include some who would not be good candidates. It will be up to
President Paul's team to go over this list, and others like it,
with a fine tooth comb. Hopefully, this compilation will serve as
a good starting point for that process.
Daren Bakst, Randy Barnett, William Barnett II, Jeffrey Barr, Scott
Bauer, Joe Becker, Shana
Black, Clint Bolick, Don Boudreaux, Scott Bullock, Gary Chartier,
Carrie Ann Citren, Dick Clark, Mila Cobanov-Vecore, Jeff Deist,
John Denson, David Dieteman, Brad Edmonds, Richard Epstein, Marty
Feldman, Deanna Forbush French, Kurt Gerry, David Gruning, John
Hasnas, Jared Hausmann, Jule Herbert, Jacob Hornberger, Jacob Huebert,
Lee Iglody, Stephan Kinsella, Manuel S. Klausner, Thomas Lambert,
Bart Lee, George Leef, Glen Lenihan, Dan Levine, Robert Levy, Floy
Lilly, Geoffrey Manne, Henry Manne, David Mayer, Bob McGee, Todd
McMullan, William Mellor, Andrew Morriss, Andrew Napolitano, Nadia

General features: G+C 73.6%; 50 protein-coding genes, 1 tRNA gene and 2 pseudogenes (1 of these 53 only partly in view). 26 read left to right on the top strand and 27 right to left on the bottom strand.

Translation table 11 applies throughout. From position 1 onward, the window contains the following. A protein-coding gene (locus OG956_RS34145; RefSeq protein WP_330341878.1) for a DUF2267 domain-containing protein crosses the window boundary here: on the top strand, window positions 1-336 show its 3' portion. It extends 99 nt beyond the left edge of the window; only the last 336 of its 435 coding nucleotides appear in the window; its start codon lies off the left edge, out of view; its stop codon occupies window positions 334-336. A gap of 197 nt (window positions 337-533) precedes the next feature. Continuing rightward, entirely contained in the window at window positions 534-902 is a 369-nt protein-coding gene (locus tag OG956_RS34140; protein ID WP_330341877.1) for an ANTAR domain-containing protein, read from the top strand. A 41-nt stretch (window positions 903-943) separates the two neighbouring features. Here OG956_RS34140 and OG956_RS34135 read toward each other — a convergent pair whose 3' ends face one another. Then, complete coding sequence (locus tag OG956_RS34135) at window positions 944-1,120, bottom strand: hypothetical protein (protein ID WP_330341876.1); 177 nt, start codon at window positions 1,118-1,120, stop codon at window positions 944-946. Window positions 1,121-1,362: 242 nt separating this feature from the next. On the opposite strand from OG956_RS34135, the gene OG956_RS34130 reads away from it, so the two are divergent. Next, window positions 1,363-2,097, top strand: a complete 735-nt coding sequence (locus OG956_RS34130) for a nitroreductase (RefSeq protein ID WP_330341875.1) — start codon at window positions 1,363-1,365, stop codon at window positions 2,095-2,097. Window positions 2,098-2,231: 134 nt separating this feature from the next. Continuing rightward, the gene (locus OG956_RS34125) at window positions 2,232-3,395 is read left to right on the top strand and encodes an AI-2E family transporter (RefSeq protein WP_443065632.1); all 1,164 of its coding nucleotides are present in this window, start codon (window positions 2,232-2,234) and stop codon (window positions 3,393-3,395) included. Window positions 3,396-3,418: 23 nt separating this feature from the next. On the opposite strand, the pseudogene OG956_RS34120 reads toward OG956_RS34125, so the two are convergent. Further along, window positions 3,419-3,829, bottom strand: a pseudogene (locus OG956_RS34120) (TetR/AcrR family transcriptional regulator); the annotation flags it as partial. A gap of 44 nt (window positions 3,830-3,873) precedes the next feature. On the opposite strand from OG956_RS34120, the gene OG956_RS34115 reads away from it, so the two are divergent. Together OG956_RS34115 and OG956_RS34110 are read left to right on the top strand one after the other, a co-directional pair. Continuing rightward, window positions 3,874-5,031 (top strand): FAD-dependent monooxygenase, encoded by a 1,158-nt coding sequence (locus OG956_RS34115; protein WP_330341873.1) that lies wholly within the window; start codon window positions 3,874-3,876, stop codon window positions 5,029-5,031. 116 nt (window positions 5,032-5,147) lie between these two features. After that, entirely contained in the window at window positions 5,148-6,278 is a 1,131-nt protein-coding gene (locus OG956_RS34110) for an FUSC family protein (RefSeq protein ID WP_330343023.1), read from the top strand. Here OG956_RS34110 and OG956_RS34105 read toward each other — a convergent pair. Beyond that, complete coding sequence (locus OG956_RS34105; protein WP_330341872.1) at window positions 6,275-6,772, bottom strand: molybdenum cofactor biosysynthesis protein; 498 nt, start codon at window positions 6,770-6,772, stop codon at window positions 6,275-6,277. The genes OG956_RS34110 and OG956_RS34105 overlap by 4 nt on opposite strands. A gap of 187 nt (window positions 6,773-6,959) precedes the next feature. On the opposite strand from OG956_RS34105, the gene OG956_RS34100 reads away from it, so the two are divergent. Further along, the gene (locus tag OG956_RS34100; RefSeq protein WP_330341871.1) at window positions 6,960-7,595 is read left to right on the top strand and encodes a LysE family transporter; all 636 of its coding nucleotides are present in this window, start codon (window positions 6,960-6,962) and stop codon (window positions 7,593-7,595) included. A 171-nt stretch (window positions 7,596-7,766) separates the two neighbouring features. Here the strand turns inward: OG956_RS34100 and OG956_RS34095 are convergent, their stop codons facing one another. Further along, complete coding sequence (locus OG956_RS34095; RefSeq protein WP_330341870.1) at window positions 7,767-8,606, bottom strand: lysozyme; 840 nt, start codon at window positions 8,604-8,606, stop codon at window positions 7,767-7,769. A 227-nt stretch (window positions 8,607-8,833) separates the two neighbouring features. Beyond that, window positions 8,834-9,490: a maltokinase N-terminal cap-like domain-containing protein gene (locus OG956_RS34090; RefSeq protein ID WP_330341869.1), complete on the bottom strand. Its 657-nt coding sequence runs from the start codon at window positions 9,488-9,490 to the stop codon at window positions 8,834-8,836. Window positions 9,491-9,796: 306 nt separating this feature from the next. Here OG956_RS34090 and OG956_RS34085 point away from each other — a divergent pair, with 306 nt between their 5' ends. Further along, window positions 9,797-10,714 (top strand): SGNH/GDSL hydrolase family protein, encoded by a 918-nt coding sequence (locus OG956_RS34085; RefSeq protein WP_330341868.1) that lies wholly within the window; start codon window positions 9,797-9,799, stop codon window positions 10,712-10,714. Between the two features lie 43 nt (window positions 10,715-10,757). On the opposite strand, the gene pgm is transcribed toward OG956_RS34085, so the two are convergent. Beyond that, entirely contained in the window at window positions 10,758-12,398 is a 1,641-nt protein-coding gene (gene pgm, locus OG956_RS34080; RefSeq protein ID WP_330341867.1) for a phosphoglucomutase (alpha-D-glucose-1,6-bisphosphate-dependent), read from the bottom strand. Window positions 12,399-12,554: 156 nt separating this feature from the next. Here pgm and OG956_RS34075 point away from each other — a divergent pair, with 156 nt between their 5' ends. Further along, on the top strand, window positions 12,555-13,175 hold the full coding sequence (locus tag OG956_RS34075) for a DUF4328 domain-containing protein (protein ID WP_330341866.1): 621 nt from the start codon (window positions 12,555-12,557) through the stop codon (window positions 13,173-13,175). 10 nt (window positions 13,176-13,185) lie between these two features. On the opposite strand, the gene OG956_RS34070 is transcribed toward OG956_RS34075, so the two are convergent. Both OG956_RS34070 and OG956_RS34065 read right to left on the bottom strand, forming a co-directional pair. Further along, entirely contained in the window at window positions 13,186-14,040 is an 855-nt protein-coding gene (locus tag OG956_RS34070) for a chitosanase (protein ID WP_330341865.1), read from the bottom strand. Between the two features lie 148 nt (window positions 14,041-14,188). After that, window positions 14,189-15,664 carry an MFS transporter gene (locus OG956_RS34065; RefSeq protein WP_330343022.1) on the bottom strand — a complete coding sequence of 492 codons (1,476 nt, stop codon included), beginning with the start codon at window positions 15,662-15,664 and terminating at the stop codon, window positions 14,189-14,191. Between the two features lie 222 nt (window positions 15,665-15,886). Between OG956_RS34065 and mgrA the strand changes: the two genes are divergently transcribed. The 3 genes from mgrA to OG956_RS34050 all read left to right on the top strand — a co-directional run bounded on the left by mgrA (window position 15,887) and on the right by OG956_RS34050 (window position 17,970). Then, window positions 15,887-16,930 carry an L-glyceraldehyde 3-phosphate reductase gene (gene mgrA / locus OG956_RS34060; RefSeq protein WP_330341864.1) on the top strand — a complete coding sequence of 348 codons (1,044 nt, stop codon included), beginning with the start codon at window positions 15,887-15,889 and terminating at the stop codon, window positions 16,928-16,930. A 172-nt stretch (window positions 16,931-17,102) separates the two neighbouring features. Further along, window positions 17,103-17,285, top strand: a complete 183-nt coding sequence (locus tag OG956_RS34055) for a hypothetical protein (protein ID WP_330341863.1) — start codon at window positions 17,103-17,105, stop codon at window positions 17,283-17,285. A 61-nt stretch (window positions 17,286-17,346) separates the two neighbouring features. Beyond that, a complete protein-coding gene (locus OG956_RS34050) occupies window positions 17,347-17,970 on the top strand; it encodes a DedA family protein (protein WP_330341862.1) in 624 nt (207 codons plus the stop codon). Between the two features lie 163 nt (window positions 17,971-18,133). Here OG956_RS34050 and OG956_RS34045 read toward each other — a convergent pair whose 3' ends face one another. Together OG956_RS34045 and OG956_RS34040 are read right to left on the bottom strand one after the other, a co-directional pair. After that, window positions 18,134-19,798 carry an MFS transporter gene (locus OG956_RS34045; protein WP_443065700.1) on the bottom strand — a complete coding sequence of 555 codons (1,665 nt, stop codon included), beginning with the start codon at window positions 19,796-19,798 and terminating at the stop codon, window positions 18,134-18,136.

Nedzel, Clark Neily, James Ostrowski, R. J. Peltz, Stewart Rhodes,
Roger Roots, Clay Rossi, Noah D. Rubins, Matt Saltzman, Butler Shaffer,
Norman Singleton, Brad Smith, Jeff Snyder, John Sotirakis, Maurice
Thompson, Patrick Tinsley, Gordon Tullock, Jim Viator, Marc Victor,
Eugene Volokh, Roy Whitehead, Joshua Wright.
Here are some
more names that have come to me in response to my queries; but I
am less sure of these than others: Jonathan Adler, J. Michael Altman,
Steve Bainbridge, Stuart Benjamin, Adam Clanton, Ronald Coffey,
George Dent, Eric Gookin, Gene Healy, Christine Hurt, Stavros Katsios,
Russell Korobkin, David Mayer, David Post, Glenn Reynolds, Ron Rychlak,
Sukrit Sabhlok, Emmanouil Savoidakis, Ilya Shapiro, Keith Sharfman,
Bill Sjostrom, Justin Skidmore, Brad Smith, Gordon Smith, R. Ben
Sperry, Maria Topakitzian, Fred Tung, Bryan Dean Wilson.